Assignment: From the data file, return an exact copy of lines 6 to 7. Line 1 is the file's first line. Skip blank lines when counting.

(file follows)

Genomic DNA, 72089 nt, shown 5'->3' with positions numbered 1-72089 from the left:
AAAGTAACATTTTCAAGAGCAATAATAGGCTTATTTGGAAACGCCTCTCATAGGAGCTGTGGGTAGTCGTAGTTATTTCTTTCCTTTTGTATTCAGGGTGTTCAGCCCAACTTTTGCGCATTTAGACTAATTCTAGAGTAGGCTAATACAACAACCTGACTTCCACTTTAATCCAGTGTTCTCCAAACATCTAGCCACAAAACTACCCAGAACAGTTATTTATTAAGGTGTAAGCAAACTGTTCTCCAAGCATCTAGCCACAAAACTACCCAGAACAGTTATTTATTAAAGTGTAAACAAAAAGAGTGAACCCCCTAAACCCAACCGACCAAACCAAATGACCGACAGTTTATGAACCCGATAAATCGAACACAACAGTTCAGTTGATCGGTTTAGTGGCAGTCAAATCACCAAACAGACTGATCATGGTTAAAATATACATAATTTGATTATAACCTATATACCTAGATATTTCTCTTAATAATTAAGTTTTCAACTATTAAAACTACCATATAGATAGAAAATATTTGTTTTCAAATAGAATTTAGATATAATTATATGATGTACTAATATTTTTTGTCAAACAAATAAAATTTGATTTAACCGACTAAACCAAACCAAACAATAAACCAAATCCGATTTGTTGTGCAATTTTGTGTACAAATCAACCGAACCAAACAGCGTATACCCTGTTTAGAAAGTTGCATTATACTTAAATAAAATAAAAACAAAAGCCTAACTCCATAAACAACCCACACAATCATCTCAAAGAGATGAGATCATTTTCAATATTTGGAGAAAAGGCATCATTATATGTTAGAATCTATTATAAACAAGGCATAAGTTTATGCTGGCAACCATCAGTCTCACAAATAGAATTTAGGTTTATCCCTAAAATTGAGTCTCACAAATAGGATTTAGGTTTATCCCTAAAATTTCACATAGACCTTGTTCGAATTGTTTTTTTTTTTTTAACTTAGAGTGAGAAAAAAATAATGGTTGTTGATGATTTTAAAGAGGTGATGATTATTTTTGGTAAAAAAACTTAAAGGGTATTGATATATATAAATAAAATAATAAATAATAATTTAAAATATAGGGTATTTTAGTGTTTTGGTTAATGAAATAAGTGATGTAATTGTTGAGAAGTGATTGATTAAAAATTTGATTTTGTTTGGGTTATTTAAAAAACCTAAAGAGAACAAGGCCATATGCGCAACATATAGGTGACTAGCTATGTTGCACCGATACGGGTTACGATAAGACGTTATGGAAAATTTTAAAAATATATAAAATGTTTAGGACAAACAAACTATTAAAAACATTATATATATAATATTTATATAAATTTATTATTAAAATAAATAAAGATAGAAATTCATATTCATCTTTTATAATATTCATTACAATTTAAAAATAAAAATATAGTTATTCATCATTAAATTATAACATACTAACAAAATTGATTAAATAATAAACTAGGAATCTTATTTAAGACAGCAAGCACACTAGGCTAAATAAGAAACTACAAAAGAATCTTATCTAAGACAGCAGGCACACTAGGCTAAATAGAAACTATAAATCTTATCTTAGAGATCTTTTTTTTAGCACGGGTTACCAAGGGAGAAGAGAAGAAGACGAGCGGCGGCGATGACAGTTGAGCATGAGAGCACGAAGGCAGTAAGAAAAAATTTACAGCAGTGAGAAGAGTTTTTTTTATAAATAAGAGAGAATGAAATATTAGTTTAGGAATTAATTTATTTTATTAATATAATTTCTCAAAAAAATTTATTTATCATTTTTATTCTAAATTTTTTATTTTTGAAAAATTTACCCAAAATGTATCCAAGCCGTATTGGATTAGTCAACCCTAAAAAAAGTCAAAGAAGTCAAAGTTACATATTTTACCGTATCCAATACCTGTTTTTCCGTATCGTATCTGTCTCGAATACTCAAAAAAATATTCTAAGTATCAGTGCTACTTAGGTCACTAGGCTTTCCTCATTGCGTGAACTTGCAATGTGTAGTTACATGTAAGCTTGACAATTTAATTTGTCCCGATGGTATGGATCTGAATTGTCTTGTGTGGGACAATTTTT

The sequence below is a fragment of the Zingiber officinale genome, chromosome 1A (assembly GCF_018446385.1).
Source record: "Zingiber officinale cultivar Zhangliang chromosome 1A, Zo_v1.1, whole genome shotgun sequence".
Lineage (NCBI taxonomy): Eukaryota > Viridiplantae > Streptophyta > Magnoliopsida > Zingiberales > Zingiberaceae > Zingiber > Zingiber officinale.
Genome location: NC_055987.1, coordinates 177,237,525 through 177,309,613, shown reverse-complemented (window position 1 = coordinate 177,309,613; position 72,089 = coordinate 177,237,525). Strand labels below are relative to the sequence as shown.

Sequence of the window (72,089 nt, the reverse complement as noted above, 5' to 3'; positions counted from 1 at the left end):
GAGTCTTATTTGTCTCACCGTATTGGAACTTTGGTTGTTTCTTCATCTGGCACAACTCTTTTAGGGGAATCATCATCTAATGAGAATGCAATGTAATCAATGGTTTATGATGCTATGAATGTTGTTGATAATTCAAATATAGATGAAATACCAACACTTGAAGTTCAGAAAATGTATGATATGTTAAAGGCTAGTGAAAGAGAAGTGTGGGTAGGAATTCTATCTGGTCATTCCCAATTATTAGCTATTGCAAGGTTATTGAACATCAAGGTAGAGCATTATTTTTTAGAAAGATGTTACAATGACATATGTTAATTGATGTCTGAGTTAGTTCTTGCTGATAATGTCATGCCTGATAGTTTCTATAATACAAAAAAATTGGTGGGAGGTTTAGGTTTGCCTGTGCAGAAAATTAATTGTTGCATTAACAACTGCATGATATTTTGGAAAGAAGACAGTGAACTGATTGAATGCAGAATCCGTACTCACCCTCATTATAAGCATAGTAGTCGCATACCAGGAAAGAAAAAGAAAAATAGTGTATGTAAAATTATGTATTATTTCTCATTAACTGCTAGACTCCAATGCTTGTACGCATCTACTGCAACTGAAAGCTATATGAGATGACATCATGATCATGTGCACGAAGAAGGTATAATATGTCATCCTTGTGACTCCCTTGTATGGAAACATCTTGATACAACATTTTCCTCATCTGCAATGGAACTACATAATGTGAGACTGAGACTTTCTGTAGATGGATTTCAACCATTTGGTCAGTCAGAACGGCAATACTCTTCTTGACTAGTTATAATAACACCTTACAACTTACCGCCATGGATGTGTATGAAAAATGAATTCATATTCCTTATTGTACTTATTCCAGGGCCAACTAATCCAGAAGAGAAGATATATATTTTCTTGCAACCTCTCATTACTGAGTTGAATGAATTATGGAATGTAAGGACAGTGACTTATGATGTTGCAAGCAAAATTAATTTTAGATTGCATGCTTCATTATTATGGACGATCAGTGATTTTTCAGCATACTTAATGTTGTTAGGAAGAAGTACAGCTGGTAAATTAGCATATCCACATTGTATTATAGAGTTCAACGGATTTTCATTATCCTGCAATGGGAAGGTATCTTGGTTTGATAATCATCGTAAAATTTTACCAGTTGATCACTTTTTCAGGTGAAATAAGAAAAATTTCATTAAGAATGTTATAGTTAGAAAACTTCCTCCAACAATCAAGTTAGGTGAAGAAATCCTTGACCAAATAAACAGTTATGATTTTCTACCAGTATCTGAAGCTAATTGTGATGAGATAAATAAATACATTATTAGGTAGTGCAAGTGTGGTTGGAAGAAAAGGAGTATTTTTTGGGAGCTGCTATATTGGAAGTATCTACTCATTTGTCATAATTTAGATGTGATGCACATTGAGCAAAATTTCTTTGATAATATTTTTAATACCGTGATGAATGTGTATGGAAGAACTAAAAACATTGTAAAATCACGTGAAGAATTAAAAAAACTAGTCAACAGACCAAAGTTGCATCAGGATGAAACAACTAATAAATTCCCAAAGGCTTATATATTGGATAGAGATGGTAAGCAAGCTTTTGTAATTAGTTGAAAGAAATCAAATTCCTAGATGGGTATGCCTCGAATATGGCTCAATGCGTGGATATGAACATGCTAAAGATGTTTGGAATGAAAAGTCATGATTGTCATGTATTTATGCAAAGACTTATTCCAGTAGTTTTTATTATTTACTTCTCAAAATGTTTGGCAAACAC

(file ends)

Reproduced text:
Genome location: NC_055987.1, coordinates 177,237,525 through 177,309,613, shown reverse-complemented (window position 1 = coordinate 177,309,613; position 72,089 = coordinate 177,237,525). Strand labels below are relative to the sequence as shown.

Sequence of the window (72,089 nt, the reverse complement as noted above, 5' to 3'; positions counted from 1 at the left end):